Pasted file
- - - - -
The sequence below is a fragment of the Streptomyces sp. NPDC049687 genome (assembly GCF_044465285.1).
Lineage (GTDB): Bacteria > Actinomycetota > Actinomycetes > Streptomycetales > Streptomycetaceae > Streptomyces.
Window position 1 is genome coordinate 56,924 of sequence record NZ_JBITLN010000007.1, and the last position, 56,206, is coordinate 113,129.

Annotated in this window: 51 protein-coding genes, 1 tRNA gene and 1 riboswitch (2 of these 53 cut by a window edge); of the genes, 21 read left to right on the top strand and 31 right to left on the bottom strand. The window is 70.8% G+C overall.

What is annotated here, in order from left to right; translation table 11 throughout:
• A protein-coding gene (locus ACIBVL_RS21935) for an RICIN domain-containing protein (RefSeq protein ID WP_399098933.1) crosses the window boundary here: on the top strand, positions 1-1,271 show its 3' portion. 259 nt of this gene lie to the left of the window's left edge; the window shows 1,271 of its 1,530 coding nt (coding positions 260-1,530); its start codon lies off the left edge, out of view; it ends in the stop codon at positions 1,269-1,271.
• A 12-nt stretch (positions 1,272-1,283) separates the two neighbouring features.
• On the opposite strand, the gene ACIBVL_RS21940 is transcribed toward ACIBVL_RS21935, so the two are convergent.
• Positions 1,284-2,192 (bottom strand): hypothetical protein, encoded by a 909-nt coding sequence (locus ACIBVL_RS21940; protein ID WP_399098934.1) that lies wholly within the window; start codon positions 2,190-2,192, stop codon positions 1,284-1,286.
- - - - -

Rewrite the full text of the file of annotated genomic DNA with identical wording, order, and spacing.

The sequence below is a fragment of the Streptomyces sp. NPDC049687 genome (assembly GCF_044465285.1).
Lineage (GTDB): Bacteria > Actinomycetota > Actinomycetes > Streptomycetales > Streptomycetaceae > Streptomyces.
Window position 1 is genome coordinate 56,924 of sequence record NZ_JBITLN010000007.1, and the last position, 56,206, is coordinate 113,129.

Annotated in this window: 51 protein-coding genes, 1 tRNA gene and 1 riboswitch (2 of these 53 cut by a window edge); of the genes, 21 read left to right on the top strand and 31 right to left on the bottom strand. The window is 70.8% G+C overall.

What is annotated here, in order from left to right; translation table 11 throughout:
• A protein-coding gene (locus ACIBVL_RS21935) for an RICIN domain-containing protein (RefSeq protein ID WP_399098933.1) crosses the window boundary here: on the top strand, positions 1-1,271 show its 3' portion. 259 nt of this gene lie to the left of the window's left edge; the window shows 1,271 of its 1,530 coding nt (coding positions 260-1,530); its start codon lies off the left edge, out of view; it ends in the stop codon at positions 1,269-1,271.
• A 12-nt stretch (positions 1,272-1,283) separates the two neighbouring features.
• On the opposite strand, the gene ACIBVL_RS21940 is transcribed toward ACIBVL_RS21935, so the two are convergent.
• Positions 1,284-2,192 (bottom strand): hypothetical protein, encoded by a 909-nt coding sequence (locus ACIBVL_RS21940; protein ID WP_399098934.1) that lies wholly within the window; start codon positions 2,190-2,192, stop codon positions 1,284-1,286.